Tim is originally from Flint, MI and is the youngest of four boys. He has lived in NYC for about 10 years and is a NYC Department of Education high school biology teacher. Tim enjoys traveling and learning about different cultures, reading, training Capoeira, and practicing yoga. He is a registered 200 Hour Yoga Teacher and a recent THAY graduate from our Spring 2020 class. Tim has recognized the power of yoga and his goal is to share his knowledge through the practice encouraging a mind, body, spirit connection. He has had the opportunity to share this with his family, including his mother who is a COVID-19 survivor.
Learn more about Tim's experience CLICK HERE
I noticed a lot of changes in the quality of my thoughts and in my physical body. Sure enough I was recovering better and I was not only getting more flexible, but stronger. The inspiration to teach came more so from a desire to learn more about the practice, versus teaching yoga classes per se. Additionally, it came during a time when I was suffering extreme burnout from teaching and needed something to light the fire again. I learned about Breathe for Change in an advertisement. The 200h training experience opened me up to SO much that I could not have even imagined or planned for. I found myself as 1 of 4 males in the entire training of 75-80 total trainees. During the training is where I’d say I really started to discover some of my own trauma, including what it meant to be born and raised in a place like Flint, MI. Through this lens is where I could really see the benefit of yoga amongst my family, friends, etc. As my parents get older and I learn more about the mind, body, and spirit connection- I’ve wanted to introduce them to aspects of the practice. My mother tested positive and was hospitalized with Covid-19 earlier this year and I noticed a complete openness and receptivity to what I’d encouraged for years before, once she recovered. The receptivity was towards attending to herself and all aspects of her health. While she was hospitalized I would talk to her about watching her breath when she began having difficulty breathing and could literally only listen.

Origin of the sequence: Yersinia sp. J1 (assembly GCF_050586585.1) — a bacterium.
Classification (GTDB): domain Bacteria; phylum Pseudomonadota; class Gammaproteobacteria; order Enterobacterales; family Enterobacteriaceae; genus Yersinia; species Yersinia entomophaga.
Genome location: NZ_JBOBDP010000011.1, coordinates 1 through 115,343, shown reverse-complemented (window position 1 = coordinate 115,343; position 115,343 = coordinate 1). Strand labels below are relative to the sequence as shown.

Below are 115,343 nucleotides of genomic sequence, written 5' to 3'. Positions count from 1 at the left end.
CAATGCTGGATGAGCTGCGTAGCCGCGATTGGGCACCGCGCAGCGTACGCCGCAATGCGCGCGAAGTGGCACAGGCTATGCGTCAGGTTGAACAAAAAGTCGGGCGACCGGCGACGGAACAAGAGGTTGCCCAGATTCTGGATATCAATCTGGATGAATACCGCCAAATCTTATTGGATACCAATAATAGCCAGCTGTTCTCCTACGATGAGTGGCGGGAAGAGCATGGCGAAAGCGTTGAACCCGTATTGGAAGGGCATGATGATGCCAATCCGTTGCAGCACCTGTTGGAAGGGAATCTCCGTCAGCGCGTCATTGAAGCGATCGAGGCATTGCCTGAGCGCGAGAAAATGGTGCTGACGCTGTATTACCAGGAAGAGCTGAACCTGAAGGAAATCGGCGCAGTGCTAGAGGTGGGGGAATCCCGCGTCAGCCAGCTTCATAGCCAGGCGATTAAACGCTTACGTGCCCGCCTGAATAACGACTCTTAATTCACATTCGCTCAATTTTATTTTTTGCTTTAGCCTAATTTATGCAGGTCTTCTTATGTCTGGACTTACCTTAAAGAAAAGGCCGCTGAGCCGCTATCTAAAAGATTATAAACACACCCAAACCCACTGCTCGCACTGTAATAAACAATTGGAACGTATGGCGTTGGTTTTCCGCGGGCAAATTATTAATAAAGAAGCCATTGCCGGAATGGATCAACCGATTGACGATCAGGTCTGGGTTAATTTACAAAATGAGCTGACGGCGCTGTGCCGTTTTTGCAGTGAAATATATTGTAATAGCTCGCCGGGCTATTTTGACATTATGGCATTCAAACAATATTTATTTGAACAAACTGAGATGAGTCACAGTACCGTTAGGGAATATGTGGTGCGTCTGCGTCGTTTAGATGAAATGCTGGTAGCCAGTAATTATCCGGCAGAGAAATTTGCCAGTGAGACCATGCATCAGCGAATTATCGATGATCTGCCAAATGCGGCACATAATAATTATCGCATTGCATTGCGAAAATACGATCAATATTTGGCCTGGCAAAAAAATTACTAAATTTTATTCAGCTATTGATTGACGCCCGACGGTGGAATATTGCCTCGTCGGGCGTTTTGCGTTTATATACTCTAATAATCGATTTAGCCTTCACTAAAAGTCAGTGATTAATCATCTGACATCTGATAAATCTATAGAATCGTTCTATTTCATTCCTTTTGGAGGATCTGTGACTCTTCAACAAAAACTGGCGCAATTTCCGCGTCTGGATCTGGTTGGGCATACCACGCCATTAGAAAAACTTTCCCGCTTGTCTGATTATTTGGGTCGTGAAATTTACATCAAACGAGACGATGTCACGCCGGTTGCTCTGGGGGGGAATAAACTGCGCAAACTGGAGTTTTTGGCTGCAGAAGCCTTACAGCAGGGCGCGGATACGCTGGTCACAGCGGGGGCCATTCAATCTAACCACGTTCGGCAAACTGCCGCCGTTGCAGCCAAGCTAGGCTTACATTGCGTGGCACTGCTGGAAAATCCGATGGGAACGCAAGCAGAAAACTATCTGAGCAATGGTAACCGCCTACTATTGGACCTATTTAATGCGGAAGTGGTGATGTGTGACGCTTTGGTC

I learned about THAY through posters at Land Yoga and the concentration on Trauma Informed Yoga seemed to fit with my work. Once I completed the training, I saw an opportunity of how it could be a way to introduce my mom to the practice and so I did. It’s been amazing to have set times that I’m connecting with my mom in this way every single week. Even my dad will peek his head in our classes, but I think it will be a bit of a harder sell for him. Although, during the time when my mom was in the hospital and he couldn’t go visit her or have anyone visit him, we would do regular morning phone calls to stretch out his back. Given the bit that I know and have experienced through my own practice and study, I really feel as though I’m giving my mom a gift each time we practice. She has started to invite friends of hers and other family members. The tools and resources from the training Have not only made the physical practice more accessible, but also provided ways to navigate some of the negative self-talk of “I will never be able to do that”. Additionally, it’s been an interesting way to begin developing vocabulary around teaching and providing clear directions and examples.